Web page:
Kate Sayer: Pare back that rule book

A hefty set of guidelines can do more harm than good, writes our columnist

Kate Sayer
Kate Sayer

It has become the norm for organisations to create hefty rule books. Each function creates its own set of procedures, which staff and volunteers are expected to read and follow. In my opinion, this practice can do more harm than good.

The good is obvious because we assume it is better to provide staff and volunteers with clear guidelines so they know what they may and may not do in the workplace. So what might be harmful? In my experience, detailed procedures result in staff and volunteers abdicating responsibility because they can say "I was following the rules". You might also find that some people will follow the letter of the rules, but ignore the spirit of them. A classic example of this is the member of staff who takes a day off sick because they see it as an entitlement, even though they are not actually sick.

A detailed rule book needs policing to ensure that everybody sticks to the rules. So who does the policing? Typically, it is the teams responsible for human resources, IT, finance, and health and safety. This can have a negative effect on those functions because it is hard to combine a support function with the policing. The policemen end up taking on the responsibility for the "correctness" of the expenses claim, the budget, the job description, the performance appraisal and so on. The support staff themselves can see their role as entirely about enforcing the rules and introducing new ones if the existing rules have loopholes. Forgetting the original purpose of the procedures, it is easy to get locked into petty email arguments and bitter feuds over meaningless details. Teams in HR and finance typically spend far too much time on transaction processing, and checking every detail exacerbates the problem: it makes the team inefficient and the job is not satisfying.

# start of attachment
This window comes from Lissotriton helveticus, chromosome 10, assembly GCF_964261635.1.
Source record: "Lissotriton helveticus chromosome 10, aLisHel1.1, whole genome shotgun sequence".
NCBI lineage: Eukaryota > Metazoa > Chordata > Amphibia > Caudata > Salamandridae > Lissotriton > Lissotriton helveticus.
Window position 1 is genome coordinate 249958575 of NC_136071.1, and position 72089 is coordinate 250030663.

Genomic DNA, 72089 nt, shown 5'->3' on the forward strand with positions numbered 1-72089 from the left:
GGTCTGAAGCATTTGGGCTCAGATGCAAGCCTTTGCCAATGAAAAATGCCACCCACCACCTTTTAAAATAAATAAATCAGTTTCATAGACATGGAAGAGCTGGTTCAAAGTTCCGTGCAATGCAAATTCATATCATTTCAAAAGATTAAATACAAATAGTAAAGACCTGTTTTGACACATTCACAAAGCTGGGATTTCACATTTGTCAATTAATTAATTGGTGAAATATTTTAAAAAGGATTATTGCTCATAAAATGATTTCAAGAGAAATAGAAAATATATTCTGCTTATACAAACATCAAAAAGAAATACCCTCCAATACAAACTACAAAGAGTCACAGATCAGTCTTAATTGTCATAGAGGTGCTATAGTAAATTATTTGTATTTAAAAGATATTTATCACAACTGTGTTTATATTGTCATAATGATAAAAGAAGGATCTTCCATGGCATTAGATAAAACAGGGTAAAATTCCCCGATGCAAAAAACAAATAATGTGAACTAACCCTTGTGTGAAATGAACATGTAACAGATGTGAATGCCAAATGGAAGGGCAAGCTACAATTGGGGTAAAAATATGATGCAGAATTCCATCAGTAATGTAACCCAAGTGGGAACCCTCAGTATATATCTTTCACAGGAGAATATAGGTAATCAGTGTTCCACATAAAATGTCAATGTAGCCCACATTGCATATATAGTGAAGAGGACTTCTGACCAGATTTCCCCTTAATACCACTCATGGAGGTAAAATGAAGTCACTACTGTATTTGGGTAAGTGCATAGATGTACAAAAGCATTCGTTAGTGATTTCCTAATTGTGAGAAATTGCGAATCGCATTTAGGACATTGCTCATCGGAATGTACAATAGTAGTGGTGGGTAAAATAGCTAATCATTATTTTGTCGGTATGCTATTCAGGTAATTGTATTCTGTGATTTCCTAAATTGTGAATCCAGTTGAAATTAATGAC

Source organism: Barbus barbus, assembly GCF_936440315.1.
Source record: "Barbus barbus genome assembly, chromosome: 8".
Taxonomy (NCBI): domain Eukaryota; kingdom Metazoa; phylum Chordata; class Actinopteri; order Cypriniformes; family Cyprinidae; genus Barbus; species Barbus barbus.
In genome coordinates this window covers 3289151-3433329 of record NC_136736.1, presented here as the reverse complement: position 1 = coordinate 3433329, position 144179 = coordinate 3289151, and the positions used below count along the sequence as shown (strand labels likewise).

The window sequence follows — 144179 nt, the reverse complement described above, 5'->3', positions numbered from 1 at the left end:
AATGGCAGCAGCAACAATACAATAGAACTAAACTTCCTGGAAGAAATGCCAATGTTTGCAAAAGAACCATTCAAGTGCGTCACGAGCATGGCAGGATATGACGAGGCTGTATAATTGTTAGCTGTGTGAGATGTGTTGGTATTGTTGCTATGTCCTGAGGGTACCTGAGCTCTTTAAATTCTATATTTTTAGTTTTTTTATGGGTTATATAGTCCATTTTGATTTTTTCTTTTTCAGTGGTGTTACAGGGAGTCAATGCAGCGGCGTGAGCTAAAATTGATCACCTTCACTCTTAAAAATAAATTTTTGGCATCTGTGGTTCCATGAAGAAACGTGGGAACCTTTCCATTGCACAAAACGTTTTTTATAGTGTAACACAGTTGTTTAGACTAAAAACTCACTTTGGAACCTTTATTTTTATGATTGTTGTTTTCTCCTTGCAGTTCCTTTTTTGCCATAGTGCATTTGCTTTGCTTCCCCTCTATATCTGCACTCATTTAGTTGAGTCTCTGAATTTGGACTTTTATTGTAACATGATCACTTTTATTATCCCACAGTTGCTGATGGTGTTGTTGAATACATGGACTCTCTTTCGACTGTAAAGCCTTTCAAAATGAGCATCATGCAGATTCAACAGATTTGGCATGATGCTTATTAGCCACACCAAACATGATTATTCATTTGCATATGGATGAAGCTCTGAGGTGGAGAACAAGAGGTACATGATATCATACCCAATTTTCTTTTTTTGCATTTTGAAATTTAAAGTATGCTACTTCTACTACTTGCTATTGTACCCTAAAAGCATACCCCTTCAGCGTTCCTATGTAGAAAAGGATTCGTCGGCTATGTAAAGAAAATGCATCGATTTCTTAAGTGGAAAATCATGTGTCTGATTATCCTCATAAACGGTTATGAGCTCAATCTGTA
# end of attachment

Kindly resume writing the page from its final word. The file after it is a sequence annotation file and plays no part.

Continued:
In his book Maverick!, Ricardo Semler describes how he threw out the rule books and asked his workers to use their common sense. You might not be able to abandon all written procedures because there are some laws and regulations you have to follow in all organisations. But you could review them and pare them back to the core policy and guidelines. Try relaunching internal guidance with the overriding principle that staff should think for themselves. Couple this with the message that anyone who takes advantage of the new flexible approach for their own personal gain will be disciplined. Talk to the finance team – what’s the risk if they do not check every expense claim and receipt when it is submitted? Could they just select a sample and check them at random?

Shorter guidance that focuses on the principles will be easy for people to read, so it is more likely that they will refer to it. Inductions should explain that the responsibility stays with each member of staff or volunteer, and managers should resist the temptation to tell people what to do. This is a small but meaningful step towards dismantling stifling regulation.

Kate Sayer is a partner at specialist auditors Sayer Vincent

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